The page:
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Singapore-based Grab—one of Southeast Asia’s largest services-on-demand apps—is partnering with Microsoft to run several tech training programs in Singapore to reskill its ride-hailing drivers so they can find new jobs in the digital economy.
“We’re offering a train-and-place program to help interested drivers train and switch to entry-level software development roles,” Grab CEO Anthony Tan said at the Fortune Global Forum on Tuesday.
The initiative also aims to “boost digital literacy” for up to 5,000 of Grab’s drivers and train 250 university students in A.I. skills for job positions that Grab expects to make available. Microsoft has helped create the syllabus for the students and has also made its e-learning digital literacy modules available to Grab’s drivers.
According to Grab Singapore’s own survey, 70% of its drivers intend to stop driving after just two years. Tan says the purpose of the initiative is to spread the benefits of the growing digital economy to more people as Singapore “upskills.”
Singapore has been on a “digitalization” drive for six years, ever since Prime Minister Lee Hsien Loong launched a “smart nation” initiative. The government-led scheme is similar to Germany’s ‘Industry 4.0’ campaign in that it seeks to upgrade the city’s manufacturing industry.
But Singapore wants to weave technology into every corner of its economy and, to that end, Grab has been pivotal. The multipurpose app, which started as an Uber-like ride-hailing platform, now provides payment, sales and financing options to millions across Southeast Asia, where roughly 75% of people are unbanked.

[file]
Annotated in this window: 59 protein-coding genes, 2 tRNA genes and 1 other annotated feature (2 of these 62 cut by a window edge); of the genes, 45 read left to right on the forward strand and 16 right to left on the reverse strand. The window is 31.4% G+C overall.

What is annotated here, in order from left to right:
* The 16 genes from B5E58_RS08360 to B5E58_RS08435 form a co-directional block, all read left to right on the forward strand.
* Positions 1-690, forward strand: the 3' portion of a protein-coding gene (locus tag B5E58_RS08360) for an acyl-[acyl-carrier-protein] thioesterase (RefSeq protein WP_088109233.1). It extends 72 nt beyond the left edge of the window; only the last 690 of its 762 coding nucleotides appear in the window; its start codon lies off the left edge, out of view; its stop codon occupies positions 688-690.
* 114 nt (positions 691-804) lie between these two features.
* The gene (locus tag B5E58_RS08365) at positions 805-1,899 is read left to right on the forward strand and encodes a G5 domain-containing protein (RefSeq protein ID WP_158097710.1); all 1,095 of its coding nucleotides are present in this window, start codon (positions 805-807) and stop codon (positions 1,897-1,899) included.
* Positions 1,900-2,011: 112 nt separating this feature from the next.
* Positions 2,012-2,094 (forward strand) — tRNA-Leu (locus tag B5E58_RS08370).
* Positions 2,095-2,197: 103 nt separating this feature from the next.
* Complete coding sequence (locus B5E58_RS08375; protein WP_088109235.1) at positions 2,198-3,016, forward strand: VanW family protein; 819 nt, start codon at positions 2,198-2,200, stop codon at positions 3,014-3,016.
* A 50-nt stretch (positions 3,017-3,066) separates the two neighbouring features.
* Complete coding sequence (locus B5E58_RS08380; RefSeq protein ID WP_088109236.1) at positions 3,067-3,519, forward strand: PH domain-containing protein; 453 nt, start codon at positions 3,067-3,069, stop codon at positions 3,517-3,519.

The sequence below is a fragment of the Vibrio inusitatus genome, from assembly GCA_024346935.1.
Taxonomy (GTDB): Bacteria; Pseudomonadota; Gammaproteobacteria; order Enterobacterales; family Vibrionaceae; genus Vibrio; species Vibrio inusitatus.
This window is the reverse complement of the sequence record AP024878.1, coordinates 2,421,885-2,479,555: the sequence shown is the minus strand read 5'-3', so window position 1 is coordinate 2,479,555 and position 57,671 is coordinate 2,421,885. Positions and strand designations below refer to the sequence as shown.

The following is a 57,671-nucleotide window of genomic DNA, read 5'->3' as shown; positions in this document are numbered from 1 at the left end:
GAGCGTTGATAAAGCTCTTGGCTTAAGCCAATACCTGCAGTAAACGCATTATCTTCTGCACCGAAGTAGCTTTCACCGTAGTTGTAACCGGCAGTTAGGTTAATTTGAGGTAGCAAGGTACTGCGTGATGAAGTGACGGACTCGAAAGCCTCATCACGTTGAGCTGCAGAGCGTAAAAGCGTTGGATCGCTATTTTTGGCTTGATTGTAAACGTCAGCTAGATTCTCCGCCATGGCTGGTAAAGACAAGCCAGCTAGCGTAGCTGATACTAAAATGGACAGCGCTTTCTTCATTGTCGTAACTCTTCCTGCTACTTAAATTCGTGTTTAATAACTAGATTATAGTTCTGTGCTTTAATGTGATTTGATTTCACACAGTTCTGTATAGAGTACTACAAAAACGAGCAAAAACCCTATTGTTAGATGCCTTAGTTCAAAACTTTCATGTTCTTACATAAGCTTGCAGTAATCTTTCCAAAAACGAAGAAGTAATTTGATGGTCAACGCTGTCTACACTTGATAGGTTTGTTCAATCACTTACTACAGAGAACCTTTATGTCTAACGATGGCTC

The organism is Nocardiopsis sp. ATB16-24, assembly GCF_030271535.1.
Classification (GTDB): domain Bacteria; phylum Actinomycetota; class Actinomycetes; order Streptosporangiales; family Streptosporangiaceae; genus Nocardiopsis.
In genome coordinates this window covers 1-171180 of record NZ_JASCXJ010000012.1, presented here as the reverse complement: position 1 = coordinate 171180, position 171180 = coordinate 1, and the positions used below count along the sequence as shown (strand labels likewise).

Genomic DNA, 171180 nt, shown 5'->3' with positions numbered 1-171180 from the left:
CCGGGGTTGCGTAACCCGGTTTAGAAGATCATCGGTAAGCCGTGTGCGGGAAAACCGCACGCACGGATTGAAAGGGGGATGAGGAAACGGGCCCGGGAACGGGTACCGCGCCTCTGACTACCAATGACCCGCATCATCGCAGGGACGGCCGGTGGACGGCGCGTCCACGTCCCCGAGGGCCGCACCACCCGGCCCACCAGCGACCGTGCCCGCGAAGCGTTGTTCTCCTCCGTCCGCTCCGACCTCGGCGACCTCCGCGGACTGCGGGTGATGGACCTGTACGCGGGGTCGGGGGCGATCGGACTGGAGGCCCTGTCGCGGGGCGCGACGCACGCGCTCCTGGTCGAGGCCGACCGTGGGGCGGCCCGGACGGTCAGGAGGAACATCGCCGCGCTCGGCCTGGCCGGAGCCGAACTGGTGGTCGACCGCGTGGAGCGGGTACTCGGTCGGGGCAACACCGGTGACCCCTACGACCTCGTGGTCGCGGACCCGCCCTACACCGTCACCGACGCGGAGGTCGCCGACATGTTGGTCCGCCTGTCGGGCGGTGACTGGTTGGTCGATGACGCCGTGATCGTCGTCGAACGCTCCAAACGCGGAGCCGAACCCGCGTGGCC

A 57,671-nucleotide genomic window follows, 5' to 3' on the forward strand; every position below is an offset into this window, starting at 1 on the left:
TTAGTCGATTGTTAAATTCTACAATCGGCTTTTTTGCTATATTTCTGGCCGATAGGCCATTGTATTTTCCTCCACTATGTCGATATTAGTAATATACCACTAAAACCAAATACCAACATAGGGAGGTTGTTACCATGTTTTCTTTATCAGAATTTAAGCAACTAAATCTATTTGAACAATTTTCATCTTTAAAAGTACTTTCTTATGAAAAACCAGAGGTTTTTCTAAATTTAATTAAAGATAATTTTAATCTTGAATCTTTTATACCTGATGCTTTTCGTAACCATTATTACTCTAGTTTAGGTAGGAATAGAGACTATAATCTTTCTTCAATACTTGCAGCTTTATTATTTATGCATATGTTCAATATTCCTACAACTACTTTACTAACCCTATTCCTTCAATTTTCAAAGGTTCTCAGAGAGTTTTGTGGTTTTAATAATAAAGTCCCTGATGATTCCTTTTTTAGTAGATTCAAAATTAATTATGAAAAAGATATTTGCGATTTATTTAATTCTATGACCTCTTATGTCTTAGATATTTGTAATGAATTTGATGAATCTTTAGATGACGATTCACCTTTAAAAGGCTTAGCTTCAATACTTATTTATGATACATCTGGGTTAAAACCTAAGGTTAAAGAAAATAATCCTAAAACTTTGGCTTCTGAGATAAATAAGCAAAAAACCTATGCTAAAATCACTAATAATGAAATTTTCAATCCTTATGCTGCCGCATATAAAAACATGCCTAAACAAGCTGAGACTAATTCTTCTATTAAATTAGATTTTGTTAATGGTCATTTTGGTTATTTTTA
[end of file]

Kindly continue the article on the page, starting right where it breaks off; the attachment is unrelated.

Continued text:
Tan says that Grab has brought “income opportunities” to over 9 million owners of micro businesses—companies with fewer than five employees— by providing either financing or a platform on which to facilitate transactions.
Tan says he hopes the app can help bridge Singapore’s “income divide.”
The coronavirus pandemic has laid bare the city state’s wealth inequality. Initially, observers hailed Singapore’s containment of COVID-19 as exemplary with case numbers kept in the hundreds. But in April, news reports revealed that the government’s coronavirus response largely had ignored the thousands of migrant workers that drive Singapore’s manufacturing industry.
COVID-19 spread unchecked among the migrant community, which lives in cramped dormitories. The outbreaks ignited a citywide epidemic that prompted the government to enforce even stricter lockdown provisions. As of Tuesday, Singapore’s accumulated case numbers totaled nearly 58,000, with 28 deaths.
“This has been a very unequal crisis and we, collectively, need to respond,” Tan says. “What we choose today—to help or not—will have a multi-generational ripple effect.”